If we can take a genre that generally has a narrow audience and bring awareness to a broader audience, that’s what it’s all about. Think: Twyla. If a judge doesn’t know tap (they should, but… you know) yet the choreography moves and has relatable rhythms, dynamics and style, then it will more often than not adjudicate well. If it doesn’t, we take a look at it and see what we can improve, or we shrug it off and try again next time.

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Artists creating Dance Dance Competitions Goals teamwork Training for success

Who cares

Every year there are a few months when competition complaints and criticism of judges are abundant. It’s consistent from year to year, even in this most unique of seasons.

  • The judges don’t know tap.
  • They only want to see tricks.
  • The scoring is all over the place.
  • Do judges take off points for…

What’s interesting is that the kids aren’t the ones who are upset. Honestly the parents (of my students, at least) are never upset either. They are excited to see their kids on stage and to see the growth in ability from one season to the next.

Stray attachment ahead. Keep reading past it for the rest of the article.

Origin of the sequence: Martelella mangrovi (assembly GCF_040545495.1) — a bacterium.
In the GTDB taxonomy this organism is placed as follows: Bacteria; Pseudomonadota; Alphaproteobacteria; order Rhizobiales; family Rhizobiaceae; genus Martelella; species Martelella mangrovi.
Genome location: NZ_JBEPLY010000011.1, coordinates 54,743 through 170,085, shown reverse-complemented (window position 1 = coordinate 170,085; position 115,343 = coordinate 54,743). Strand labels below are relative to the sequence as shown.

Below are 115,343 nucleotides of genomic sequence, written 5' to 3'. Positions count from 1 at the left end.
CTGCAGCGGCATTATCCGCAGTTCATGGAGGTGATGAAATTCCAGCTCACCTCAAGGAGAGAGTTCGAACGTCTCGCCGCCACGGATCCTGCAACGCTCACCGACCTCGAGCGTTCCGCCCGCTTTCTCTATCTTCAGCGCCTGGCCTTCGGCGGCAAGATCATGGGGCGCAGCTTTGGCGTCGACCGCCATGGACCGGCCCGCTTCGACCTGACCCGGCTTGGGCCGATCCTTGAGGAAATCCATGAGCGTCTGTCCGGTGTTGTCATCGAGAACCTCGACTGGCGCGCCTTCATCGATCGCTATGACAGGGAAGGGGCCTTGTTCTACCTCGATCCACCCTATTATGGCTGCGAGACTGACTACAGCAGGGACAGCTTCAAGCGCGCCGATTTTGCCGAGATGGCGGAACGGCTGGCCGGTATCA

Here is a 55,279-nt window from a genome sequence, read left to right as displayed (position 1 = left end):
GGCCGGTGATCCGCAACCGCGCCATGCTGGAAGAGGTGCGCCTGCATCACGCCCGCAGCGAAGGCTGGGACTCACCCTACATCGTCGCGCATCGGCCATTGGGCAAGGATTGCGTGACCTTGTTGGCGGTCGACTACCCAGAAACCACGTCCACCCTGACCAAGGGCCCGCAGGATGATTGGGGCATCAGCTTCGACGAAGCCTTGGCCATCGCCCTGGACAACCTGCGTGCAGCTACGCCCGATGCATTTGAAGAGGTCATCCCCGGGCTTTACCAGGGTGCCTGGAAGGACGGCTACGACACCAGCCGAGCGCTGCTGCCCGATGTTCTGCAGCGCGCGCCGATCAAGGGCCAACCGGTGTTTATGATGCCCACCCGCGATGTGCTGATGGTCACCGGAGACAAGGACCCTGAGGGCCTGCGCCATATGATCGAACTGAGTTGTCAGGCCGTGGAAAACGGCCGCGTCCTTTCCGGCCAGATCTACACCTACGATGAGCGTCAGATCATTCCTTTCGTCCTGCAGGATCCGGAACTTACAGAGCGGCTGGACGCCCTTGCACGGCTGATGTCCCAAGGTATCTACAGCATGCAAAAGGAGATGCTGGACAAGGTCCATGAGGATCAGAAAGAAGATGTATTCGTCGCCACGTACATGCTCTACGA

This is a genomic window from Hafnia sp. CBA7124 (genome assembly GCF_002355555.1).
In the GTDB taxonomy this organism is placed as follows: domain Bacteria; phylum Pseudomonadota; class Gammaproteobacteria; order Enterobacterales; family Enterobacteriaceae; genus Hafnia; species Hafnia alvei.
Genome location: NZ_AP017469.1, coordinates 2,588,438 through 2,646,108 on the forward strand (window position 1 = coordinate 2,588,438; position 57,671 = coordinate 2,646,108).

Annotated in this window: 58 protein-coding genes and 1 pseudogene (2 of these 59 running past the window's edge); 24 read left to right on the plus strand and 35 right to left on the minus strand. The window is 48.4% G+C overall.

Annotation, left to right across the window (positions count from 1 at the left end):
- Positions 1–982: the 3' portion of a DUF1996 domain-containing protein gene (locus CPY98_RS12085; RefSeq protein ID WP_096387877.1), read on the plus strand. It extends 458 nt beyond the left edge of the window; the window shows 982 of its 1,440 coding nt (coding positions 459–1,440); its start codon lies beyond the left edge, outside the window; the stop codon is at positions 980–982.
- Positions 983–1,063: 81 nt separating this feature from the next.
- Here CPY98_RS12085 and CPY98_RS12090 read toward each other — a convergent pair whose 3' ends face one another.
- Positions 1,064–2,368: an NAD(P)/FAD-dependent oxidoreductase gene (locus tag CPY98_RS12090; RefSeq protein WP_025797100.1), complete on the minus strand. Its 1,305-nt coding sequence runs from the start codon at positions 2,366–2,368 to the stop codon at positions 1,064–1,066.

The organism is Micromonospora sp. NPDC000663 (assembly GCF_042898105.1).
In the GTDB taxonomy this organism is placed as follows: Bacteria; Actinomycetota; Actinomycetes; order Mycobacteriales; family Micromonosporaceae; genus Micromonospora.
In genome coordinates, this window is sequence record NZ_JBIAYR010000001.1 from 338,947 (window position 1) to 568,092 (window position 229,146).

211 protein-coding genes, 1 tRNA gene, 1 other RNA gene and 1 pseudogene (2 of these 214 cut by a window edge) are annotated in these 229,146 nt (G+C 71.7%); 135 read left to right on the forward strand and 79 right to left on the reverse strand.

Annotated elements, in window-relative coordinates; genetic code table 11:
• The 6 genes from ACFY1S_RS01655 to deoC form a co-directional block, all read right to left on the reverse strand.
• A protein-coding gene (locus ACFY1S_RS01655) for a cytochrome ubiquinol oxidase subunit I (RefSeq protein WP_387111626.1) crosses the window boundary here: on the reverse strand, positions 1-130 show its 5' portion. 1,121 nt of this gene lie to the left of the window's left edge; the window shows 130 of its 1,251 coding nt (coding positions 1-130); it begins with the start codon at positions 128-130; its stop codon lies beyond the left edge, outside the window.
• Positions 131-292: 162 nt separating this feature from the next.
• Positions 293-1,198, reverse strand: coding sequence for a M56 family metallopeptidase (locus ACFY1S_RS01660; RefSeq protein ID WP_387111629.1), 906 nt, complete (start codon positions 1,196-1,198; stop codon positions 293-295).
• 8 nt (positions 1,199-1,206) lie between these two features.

Dancers are there to perform, to understand the rewards of working toward something and to work through the nerves of performing on a stage, in a costume, under lights and in front of an audience and/or complete strangers who will assess them in 2 minutes.

Winning is fun in the moment, but if we don’t win, are we going to hinge our validity, progress, artistry and joy on a snap judgement numerical score given by a stranger that can’t possibly know what it took to get that dancer or group of dancers on stage?

Trust the artistic process and enjoy the ride. Nobody remembers what the score was.

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Artists creating Dance motivation productivity

The non-negotiables

As dance educators, as any educators, as humans, we have more to give if we take time for ourselves. It can be as little as 15 minutes (longer is better but take what you can).

Take your time

I’m going to take these 15 minutes to eat breakfast and read the newspaper.

I’m going to read 10 pages of this book.

I’m going to do 20 minutes of yoga.

I’m going to take ballet class at noon on Tuesdays, Wednesdays and Thursdays, so I’m not available then. Call me at 1:30.